# Posted By Bob Amorosi | 12/2/08 5:41 PM | Report This Comment as Foul/Inappropriate
member photo Bob,
Thanks for your comments. I agree that those sentiments from the Utilities exist, though they aren't uniform across the industry. It's most prevalent with the IOU's for sure, as they are uniquely capitalized to be able to afford to build a network (whether a smart use of capital or not). Some of the Muni's have their own fiber rings, etc...so there are some options there. Where I'm mostly coming from is that the US Economy is in a capital crises. To me, an Electric Utility building a proprietary communications network to the nationwide tune of $20B-$30B is much worse than the CEO's of the Auto Companies flying to DC to beg in their private planes. The overall benefits to the Utilities own profits, the economy at large, and the environmental impact (positive) are the most important goals. If that can happen years faster and at half the cost, all the other stuff should fall by the wayside. If there are control requirements, SLA's around disaster recovery, security requirements for CIP compliance, etc...then let's have those conversation with the wireless industry. My company provides those today to our customers. What gets me is the RFP's continue to fly out blindly with proprietary communications spec'd in that only are provided by a single vendor. Crazy.
# Posted By Chris Purpura | 12/4/08 1:08 PM | Report This Comment as Foul/Inappropriate
member photo Chris,

I agree with what you're saying but I'm not overly surprised that RFPs continue to flow out of the utility industry looking for proprietary solutions from single sources. Many of these "single sources" include existing smart meter AMI manufacturers. They are salivating at the chance to land huge projects that if won effectively shut out their competition, largely due to incompatible proprietary systems. It's akin to winning lotteries where the utility RFP game is virtually winner take all, with competing suppliers facing feast or famine. Winning suppliers will profit immensely, and ultimately it will be us rate payers that foot the massive bills.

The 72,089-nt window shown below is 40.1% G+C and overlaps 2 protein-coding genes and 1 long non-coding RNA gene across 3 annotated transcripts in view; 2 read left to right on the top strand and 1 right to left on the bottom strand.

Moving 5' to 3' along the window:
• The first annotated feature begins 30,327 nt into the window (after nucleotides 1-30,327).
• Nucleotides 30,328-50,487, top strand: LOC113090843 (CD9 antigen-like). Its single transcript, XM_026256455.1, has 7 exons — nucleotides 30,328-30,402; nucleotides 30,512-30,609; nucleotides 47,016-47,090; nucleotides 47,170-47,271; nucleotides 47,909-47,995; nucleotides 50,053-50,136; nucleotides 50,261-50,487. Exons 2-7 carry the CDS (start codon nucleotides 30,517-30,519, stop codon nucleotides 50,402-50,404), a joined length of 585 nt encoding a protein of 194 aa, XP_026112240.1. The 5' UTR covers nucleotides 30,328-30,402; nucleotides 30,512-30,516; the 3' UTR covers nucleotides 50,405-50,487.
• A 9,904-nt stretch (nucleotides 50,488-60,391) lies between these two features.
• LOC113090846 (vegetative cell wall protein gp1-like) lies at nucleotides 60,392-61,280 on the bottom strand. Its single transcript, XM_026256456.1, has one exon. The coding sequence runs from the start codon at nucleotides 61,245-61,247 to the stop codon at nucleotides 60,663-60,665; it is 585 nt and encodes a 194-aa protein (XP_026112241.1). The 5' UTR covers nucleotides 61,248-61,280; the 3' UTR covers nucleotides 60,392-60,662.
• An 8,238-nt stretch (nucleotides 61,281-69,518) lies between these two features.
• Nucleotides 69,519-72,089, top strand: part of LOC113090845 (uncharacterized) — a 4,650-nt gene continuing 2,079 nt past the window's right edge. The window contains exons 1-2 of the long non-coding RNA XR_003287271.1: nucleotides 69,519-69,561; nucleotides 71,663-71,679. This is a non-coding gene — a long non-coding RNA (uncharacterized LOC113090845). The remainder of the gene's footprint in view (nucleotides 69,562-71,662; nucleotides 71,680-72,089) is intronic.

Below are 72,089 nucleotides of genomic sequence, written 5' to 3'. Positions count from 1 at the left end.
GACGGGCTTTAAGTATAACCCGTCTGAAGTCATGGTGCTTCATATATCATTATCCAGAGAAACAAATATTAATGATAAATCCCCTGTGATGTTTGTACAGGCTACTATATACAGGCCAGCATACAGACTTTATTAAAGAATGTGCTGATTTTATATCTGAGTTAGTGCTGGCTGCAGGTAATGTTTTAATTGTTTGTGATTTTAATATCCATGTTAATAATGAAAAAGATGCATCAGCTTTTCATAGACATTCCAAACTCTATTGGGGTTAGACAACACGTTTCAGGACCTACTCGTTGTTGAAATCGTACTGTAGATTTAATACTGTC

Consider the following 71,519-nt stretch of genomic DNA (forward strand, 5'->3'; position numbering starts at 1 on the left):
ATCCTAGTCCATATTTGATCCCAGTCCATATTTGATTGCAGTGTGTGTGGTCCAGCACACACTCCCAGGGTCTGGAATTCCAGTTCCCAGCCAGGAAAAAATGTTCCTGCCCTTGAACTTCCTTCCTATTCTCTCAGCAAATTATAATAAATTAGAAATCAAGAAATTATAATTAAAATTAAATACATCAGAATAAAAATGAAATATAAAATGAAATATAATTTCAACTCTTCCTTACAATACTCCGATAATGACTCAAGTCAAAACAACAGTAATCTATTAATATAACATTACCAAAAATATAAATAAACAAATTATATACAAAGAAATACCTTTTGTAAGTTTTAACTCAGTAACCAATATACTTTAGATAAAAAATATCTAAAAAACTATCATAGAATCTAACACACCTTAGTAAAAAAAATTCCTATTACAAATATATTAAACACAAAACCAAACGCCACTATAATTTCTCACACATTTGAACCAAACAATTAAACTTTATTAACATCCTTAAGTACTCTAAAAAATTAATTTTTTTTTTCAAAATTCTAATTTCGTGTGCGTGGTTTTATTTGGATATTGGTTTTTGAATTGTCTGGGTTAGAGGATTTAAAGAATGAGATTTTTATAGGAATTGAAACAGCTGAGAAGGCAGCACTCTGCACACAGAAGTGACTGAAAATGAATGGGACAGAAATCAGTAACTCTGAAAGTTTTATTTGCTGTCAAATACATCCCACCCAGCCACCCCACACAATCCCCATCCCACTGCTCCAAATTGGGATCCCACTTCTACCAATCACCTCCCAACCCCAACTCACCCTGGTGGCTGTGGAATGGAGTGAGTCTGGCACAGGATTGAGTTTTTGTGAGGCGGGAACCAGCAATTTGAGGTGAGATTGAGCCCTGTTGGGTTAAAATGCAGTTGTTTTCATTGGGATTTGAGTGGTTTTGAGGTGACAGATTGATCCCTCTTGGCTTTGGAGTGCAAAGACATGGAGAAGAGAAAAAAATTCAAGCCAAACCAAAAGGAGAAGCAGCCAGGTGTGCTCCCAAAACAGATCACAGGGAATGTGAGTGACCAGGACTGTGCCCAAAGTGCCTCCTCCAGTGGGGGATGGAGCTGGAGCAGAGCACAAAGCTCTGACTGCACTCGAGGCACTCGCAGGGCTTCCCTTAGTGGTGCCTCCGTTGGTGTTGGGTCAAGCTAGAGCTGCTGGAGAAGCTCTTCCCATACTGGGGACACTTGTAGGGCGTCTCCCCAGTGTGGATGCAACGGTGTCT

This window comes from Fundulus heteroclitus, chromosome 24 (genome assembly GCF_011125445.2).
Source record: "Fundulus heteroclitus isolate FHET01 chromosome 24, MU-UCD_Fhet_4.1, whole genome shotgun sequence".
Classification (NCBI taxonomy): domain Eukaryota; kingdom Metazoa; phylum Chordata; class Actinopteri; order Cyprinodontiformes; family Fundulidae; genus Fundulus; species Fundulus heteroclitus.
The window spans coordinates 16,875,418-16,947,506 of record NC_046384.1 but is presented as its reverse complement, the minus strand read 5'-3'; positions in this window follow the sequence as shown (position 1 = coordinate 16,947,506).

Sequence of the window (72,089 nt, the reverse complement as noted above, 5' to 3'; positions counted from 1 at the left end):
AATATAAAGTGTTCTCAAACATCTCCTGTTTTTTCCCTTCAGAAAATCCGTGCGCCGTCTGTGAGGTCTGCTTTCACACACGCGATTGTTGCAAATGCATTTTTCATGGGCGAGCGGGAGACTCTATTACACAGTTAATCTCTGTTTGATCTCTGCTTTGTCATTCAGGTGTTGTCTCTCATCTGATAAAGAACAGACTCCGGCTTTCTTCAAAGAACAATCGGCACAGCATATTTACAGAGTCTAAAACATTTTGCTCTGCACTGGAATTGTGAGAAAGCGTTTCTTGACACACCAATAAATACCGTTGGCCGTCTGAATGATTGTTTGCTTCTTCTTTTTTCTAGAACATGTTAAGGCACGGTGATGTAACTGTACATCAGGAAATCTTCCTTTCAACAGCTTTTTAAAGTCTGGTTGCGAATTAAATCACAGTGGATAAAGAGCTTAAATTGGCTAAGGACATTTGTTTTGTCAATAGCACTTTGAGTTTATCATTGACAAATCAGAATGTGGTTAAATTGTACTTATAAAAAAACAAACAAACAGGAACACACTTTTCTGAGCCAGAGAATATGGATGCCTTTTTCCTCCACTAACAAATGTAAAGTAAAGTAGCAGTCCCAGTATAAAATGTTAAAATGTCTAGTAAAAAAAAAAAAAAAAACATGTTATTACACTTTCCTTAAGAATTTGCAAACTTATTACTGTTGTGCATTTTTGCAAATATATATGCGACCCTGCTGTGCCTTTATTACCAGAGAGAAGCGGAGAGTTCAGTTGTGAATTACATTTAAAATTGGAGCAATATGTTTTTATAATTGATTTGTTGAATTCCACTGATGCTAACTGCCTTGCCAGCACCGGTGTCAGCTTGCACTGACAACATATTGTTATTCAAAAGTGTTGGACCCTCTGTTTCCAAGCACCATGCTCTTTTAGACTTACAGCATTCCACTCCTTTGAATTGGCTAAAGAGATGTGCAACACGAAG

Save your pennies, we're all going to need them as I predict a looming electricity rate crisis for consumers in most parts of North America. The days of electricity being a consumer bargain are numbered.
# Posted By Bob Amorosi | 12/4/08 1:21 PM | Report This Comment as Foul/Inappropriate
member photo I agree with your overall thesis. What I envisioned when I proposed IMEUC was that the entity managing the meters for a given geographic region should simply identify and specify their data communications requirements, icluding security, and write a public tender including penalties for failure, for supply of those requirements.

Seems simple and logical to me.
# Posted By Len Gould | 12/8/08 1:45 PM | Report This Comment as Foul/Inappropriate
member photo Ah, I see by your further comment that tenders are being written, but written tailored to exclude all but a selected provider. Isn't that the point where public auditors (eg. from regulators) should get a look in?
# Posted By Len Gould | 12/8/08 1:50 PM | Report This Comment as Foul/Inappropriate